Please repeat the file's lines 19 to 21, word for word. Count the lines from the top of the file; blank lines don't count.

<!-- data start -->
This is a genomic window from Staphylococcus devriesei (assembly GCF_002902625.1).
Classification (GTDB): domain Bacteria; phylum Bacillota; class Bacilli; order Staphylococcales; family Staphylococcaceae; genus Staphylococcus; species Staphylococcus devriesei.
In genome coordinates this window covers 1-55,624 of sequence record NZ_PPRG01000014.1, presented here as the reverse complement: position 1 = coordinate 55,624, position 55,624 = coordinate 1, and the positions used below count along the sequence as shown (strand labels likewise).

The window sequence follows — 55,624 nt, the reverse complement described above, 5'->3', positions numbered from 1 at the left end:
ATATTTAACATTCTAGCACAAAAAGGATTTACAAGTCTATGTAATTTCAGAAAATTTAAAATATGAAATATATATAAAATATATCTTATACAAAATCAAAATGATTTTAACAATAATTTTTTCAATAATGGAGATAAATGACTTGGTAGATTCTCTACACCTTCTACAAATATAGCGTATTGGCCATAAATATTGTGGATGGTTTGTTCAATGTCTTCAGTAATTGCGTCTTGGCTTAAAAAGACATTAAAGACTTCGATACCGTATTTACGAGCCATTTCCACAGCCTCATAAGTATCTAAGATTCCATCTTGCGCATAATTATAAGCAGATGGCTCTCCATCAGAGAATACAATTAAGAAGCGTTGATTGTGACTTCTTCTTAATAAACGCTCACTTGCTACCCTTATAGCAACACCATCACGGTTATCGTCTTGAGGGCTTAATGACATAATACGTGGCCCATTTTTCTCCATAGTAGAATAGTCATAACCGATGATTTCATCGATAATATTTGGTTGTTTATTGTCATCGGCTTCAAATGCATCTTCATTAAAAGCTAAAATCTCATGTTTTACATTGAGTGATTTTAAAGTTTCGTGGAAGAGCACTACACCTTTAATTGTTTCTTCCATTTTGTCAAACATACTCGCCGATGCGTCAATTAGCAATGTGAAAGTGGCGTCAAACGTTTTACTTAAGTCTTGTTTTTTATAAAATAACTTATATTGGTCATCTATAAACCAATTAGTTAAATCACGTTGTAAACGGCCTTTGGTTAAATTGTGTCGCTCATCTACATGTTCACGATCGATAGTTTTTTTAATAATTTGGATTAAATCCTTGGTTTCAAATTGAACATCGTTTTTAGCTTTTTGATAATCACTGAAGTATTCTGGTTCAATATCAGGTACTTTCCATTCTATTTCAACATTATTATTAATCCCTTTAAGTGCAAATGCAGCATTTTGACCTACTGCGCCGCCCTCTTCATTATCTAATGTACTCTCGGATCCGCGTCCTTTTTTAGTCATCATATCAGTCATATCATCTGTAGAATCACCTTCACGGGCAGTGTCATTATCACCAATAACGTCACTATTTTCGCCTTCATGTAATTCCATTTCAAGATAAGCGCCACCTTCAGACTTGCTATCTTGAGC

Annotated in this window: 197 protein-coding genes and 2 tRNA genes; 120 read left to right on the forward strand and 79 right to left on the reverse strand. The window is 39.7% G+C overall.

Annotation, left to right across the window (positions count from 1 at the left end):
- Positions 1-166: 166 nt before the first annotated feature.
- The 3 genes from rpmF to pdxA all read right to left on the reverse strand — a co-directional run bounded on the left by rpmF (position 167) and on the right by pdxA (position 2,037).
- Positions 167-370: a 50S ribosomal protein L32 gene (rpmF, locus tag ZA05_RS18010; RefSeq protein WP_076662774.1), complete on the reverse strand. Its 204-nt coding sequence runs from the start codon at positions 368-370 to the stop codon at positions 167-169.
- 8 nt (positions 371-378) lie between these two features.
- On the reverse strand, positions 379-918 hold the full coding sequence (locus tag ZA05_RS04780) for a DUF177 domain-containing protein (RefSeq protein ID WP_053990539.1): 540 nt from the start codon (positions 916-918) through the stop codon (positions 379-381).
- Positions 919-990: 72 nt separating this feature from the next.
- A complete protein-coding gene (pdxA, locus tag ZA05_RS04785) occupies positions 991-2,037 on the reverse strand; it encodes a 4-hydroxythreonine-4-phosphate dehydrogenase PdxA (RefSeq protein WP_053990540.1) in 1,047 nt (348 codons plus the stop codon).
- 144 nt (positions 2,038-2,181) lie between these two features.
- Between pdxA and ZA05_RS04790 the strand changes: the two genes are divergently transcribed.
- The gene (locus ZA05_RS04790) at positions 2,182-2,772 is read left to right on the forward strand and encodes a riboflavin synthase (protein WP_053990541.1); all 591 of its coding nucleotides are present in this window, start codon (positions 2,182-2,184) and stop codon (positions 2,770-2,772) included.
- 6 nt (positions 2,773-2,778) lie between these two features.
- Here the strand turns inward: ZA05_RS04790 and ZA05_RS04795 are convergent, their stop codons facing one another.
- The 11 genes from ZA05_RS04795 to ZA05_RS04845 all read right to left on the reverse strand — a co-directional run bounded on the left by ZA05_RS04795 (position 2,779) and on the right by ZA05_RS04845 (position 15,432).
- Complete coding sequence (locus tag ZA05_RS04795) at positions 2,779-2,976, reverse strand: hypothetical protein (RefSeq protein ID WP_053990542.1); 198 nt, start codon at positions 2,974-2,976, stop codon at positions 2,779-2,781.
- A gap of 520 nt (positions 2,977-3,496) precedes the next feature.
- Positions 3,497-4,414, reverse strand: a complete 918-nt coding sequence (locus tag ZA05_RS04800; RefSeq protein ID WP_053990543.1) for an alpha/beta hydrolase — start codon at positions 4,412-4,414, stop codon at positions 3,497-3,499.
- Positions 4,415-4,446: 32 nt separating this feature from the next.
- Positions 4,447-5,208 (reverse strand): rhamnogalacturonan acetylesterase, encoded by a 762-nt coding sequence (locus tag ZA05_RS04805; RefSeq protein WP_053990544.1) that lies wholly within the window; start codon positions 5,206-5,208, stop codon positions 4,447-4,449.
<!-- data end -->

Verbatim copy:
- Here the strand turns inward: ZA05_RS04790 and ZA05_RS04795 are convergent, their stop codons facing one another.
- The 11 genes from ZA05_RS04795 to ZA05_RS04845 all read right to left on the reverse strand — a co-directional run bounded on the left by ZA05_RS04795 (position 2,779) and on the right by ZA05_RS04845 (position 15,432).
- Complete coding sequence (locus tag ZA05_RS04795) at positions 2,779-2,976, reverse strand: hypothetical protein (RefSeq protein ID WP_053990542.1); 198 nt, start codon at positions 2,974-2,976, stop codon at positions 2,779-2,781.